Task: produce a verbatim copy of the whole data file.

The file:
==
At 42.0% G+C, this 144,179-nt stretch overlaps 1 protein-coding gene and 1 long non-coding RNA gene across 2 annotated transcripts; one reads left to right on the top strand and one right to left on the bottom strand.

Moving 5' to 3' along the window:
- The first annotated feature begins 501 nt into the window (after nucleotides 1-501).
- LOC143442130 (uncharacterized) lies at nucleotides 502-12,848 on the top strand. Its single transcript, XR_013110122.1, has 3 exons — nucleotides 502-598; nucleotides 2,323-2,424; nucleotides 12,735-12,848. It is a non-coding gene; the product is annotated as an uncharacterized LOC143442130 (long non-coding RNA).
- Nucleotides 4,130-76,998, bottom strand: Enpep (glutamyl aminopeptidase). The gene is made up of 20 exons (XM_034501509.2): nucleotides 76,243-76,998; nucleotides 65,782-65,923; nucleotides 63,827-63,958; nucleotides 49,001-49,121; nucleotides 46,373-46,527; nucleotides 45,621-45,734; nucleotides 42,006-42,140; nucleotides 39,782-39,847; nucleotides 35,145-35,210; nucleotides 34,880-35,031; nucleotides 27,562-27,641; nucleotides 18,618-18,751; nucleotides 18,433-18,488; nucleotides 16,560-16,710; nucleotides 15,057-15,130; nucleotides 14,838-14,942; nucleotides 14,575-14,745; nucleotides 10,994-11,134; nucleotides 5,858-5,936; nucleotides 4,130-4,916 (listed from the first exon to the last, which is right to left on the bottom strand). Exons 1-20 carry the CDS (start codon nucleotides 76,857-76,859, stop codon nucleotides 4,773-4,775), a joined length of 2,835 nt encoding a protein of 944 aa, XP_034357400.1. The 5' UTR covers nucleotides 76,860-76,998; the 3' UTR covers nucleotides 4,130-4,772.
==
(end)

At 42.0% G+C, this 144,179-nt stretch overlaps 1 protein-coding gene and 1 long non-coding RNA gene across 2 annotated transcripts; one reads left to right on the top strand and one right to left on the bottom strand.

Moving 5' to 3' along the window:
- The first annotated feature begins 501 nt into the window (after nucleotides 1-501).
- LOC143442130 (uncharacterized) lies at nucleotides 502-12,848 on the top strand. Its single transcript, XR_013110122.1, has 3 exons — nucleotides 502-598; nucleotides 2,323-2,424; nucleotides 12,735-12,848. It is a non-coding gene; the product is annotated as an uncharacterized LOC143442130 (long non-coding RNA).
- Nucleotides 4,130-76,998, bottom strand: Enpep (glutamyl aminopeptidase). The gene is made up of 20 exons (XM_034501509.2): nucleotides 76,243-76,998; nucleotides 65,782-65,923; nucleotides 63,827-63,958; nucleotides 49,001-49,121; nucleotides 46,373-46,527; nucleotides 45,621-45,734; nucleotides 42,006-42,140; nucleotides 39,782-39,847; nucleotides 35,145-35,210; nucleotides 34,880-35,031; nucleotides 27,562-27,641; nucleotides 18,618-18,751; nucleotides 18,433-18,488; nucleotides 16,560-16,710; nucleotides 15,057-15,130; nucleotides 14,838-14,942; nucleotides 14,575-14,745; nucleotides 10,994-11,134; nucleotides 5,858-5,936; nucleotides 4,130-4,916 (listed from the first exon to the last, which is right to left on the bottom strand). Exons 1-20 carry the CDS (start codon nucleotides 76,857-76,859, stop codon nucleotides 4,773-4,775), a joined length of 2,835 nt encoding a protein of 944 aa, XP_034357400.1. The 5' UTR covers nucleotides 76,860-76,998; the 3' UTR covers nucleotides 4,130-4,772.